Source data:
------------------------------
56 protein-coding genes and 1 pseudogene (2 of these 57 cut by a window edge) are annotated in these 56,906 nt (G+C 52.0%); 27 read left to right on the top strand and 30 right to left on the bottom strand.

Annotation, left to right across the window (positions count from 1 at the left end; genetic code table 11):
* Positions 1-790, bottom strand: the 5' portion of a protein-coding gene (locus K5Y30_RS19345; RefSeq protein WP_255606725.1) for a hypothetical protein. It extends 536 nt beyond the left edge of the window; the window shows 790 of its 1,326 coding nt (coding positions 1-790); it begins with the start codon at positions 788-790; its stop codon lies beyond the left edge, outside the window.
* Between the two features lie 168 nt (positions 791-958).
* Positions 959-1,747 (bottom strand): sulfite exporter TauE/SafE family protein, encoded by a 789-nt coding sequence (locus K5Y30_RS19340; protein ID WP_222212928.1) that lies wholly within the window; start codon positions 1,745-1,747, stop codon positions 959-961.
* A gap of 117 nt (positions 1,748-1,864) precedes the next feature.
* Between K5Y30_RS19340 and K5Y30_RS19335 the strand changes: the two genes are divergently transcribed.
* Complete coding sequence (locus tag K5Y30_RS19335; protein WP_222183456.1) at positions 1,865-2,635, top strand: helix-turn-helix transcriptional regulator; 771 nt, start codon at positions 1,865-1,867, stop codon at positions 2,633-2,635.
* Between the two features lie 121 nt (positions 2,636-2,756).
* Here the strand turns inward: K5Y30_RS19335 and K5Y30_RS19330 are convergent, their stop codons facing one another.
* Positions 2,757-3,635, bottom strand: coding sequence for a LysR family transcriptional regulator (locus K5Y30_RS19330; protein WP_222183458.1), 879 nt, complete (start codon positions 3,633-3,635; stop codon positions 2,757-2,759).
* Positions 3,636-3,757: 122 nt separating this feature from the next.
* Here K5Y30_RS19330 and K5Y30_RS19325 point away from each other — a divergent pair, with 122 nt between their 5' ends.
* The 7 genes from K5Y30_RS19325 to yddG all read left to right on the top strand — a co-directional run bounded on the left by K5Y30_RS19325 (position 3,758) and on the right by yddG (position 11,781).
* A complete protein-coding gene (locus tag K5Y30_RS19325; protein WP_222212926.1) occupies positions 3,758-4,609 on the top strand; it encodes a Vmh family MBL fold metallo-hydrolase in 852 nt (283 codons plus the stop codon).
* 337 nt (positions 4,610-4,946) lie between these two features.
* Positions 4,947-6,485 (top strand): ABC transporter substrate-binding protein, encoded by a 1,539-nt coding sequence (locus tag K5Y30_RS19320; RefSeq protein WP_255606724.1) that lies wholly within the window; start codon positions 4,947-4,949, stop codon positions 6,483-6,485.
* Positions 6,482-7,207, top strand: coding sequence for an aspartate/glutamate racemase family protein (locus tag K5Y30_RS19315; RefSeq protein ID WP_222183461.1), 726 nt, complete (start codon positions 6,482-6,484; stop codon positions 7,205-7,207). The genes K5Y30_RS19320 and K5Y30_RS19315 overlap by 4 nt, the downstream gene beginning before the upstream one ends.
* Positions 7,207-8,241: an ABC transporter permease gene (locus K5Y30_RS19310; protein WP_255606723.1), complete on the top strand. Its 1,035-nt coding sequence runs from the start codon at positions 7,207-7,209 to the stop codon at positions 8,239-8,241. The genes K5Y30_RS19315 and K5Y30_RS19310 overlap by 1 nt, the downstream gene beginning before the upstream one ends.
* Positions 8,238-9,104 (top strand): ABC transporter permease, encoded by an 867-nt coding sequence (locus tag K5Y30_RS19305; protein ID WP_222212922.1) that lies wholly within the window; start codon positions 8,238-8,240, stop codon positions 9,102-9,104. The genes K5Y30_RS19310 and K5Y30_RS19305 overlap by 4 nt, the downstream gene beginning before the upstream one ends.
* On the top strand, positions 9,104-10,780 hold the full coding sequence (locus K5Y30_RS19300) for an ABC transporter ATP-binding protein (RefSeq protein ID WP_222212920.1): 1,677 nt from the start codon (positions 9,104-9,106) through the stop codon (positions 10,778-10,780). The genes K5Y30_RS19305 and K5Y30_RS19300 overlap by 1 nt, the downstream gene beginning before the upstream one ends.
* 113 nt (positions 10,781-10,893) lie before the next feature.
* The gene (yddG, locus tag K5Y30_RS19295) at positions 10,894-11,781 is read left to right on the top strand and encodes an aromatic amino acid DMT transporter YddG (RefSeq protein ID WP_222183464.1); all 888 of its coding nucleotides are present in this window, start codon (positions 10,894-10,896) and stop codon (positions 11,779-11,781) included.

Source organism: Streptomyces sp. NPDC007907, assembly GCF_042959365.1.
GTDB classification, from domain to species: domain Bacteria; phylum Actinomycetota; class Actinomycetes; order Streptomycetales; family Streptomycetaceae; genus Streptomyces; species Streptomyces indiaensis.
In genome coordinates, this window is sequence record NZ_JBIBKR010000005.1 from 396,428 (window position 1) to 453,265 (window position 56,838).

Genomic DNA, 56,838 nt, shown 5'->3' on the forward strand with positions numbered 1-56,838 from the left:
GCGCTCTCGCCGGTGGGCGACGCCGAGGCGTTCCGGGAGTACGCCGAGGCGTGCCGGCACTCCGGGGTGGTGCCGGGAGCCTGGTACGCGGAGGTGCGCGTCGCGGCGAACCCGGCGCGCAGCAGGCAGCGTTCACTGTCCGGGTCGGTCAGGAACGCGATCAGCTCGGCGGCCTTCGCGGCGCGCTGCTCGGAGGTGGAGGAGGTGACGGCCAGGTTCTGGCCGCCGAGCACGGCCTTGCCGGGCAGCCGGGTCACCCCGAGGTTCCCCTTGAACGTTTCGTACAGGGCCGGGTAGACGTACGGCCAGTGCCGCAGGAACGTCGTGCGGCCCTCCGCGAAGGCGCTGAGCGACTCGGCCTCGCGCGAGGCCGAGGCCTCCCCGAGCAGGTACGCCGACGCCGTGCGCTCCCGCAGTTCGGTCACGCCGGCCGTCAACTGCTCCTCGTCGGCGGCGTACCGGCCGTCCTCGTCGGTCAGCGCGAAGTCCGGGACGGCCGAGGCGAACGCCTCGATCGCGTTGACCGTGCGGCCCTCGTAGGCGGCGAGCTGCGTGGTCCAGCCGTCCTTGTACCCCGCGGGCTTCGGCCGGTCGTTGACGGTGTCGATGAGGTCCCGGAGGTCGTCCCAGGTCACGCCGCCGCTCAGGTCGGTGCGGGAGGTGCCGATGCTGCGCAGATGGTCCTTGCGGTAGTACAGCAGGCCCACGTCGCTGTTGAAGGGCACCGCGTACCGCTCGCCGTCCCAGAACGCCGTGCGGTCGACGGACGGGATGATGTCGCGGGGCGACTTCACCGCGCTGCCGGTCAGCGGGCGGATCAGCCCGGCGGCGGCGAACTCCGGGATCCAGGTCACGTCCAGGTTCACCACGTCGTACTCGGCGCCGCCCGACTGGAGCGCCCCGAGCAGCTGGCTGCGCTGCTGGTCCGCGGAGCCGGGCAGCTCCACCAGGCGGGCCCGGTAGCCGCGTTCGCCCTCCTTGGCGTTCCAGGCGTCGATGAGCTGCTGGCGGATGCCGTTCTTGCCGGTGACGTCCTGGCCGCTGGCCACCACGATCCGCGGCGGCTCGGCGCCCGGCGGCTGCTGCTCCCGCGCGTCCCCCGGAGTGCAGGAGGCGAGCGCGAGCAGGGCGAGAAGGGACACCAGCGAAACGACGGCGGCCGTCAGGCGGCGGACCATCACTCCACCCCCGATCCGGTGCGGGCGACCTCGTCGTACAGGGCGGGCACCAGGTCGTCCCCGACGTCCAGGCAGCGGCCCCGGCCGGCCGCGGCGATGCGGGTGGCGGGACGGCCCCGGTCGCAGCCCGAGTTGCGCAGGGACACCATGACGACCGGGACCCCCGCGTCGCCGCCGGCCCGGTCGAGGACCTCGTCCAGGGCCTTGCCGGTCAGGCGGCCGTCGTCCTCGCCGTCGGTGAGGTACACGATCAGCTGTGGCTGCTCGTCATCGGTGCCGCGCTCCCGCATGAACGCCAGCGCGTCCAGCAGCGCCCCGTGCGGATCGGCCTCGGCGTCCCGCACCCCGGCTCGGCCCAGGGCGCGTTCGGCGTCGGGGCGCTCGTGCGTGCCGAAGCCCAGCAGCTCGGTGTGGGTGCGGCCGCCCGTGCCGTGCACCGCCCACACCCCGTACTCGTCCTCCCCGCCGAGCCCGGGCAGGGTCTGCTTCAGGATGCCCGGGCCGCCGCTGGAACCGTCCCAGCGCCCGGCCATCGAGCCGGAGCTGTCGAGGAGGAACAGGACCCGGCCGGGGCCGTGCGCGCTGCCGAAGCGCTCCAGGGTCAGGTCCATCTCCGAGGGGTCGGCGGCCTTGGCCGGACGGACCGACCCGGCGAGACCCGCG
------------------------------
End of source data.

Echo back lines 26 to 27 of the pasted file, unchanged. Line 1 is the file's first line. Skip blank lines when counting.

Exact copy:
In genome coordinates, this window is sequence record NZ_JBIBKR010000005.1 from 396,428 (window position 1) to 453,265 (window position 56,838).

Genomic DNA, 56,838 nt, shown 5'->3' on the forward strand with positions numbered 1-56,838 from the left: